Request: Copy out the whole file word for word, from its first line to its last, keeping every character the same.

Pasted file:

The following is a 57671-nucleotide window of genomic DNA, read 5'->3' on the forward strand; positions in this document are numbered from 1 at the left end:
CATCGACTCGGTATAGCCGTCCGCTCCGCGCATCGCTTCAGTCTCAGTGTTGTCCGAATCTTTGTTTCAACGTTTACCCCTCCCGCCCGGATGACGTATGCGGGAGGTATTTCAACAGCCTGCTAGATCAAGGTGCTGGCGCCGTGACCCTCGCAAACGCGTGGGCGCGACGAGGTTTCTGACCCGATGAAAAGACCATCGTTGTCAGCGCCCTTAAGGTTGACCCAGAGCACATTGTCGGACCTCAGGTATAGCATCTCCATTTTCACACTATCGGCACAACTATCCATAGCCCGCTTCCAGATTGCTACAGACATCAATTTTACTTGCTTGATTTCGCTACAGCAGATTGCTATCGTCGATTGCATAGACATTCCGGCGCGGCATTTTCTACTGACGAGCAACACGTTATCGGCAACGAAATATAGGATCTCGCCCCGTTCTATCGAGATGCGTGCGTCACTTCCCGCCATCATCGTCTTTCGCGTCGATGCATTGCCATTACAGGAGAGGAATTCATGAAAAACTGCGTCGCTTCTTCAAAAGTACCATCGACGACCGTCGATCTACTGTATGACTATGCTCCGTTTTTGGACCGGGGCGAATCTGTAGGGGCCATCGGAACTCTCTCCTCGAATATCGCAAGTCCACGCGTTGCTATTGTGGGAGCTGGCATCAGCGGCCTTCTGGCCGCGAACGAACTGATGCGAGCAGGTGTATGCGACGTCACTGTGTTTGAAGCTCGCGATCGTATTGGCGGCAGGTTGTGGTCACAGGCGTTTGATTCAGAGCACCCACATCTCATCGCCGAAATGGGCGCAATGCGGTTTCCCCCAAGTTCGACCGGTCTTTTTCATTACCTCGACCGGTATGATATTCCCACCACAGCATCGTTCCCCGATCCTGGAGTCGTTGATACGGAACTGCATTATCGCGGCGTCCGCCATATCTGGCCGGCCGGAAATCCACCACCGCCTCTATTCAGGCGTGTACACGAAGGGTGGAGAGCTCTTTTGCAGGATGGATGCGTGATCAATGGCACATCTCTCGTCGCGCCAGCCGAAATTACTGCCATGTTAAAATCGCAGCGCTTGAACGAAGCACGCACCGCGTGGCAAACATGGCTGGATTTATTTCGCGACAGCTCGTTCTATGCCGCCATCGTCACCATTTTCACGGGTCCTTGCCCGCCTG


The following is a 57671-nucleotide window of genomic DNA, read 5'->3' on the forward strand; positions in this document are numbered from 1 at the left end:
CATCGACTCGGTATAGCCGTCCGCTCCGCGCATCGCTTCAGTCTCAGTGTTGTCCGAATCTTTGTTTCAACGTTTACCCCTCCCGCCCGGATGACGTATGCGGGAGGTATTTCAACAGCCTGCTAGATCAAGGTGCTGGCGCCGTGACCCTCGCAAACGCGTGGGCGCGACGAGGTTTCTGACCCGATGAAAAGACCATCGTTGTCAGCGCCCTTAAGGTTGACCCAGAGCACATTGTCGGACCTCAGGTATAGCATCTCCATTTTCACACTATCGGCACAACTATCCATAGCCCGCTTCCAGATTGCTACAGACATCAATTTTACTTGCTTGATTTCGCTACAGCAGATTGCTATCGTCGATTGCATAGACATTCCGGCGCGGCATTTTCTACTGACGAGCAACACGTTATCGGCAACGAAATATAGGATCTCGCCCCGTTCTATCGAGATGCGTGCGTCACTTCCCGCCATCATCGTCTTTCGCGTCGATGCATTGCCATTACAGGAGAGGAATTCATGAAAAACTGCGTCGCTTCTTCAAAAGTACCATCGACGACCGTCGATCTACTGTATGACTATGCTCCGTTTTTGGACCGGGGCGAATCTGTAGGGGCCATCGGAACTCTCTCCTCGAATATCGCAAGTCCACGCGTTGCTATTGTGGGAGCTGGCATCAGCGGCCTTCTGGCCGCGAACGAACTGATGCGAGCAGGTGTATGCGACGTCACTGTGTTTGAAGCTCGCGATCGTATTGGCGGCAGGTTGTGGTCACAGGCGTTTGATTCAGAGCACCCACATCTCATCGCCGAAATGGGCGCAATGCGGTTTCCCCCAAGTTCGACCGGTCTTTTTCATTACCTCGACCGGTATGATATTCCCACCACAGCATCGTTCCCCGATCCTGGAGTCGTTGATACGGAACTGCATTATCGCGGCGTCCGCCATATCTGGCCGGCCGGAAATCCACCACCGCCTCTATTCAGGCGTGTACACGAAGGGTGGAGAGCTCTTTTGCAGGATGGATGCGTGATCAATGGCACATCTCTCGTCGCGCCAGCCGAAATTACTGCCATGTTAAAATCGCAGCGCTTGAACGAAGCACGCACCGCGTGGCAAACATGGCTGGATTTATTTCGCGACAGCTCGTTCTATGCCGCCATCGTCACCATTTTCACGGGTCCTTGCCCGCCTG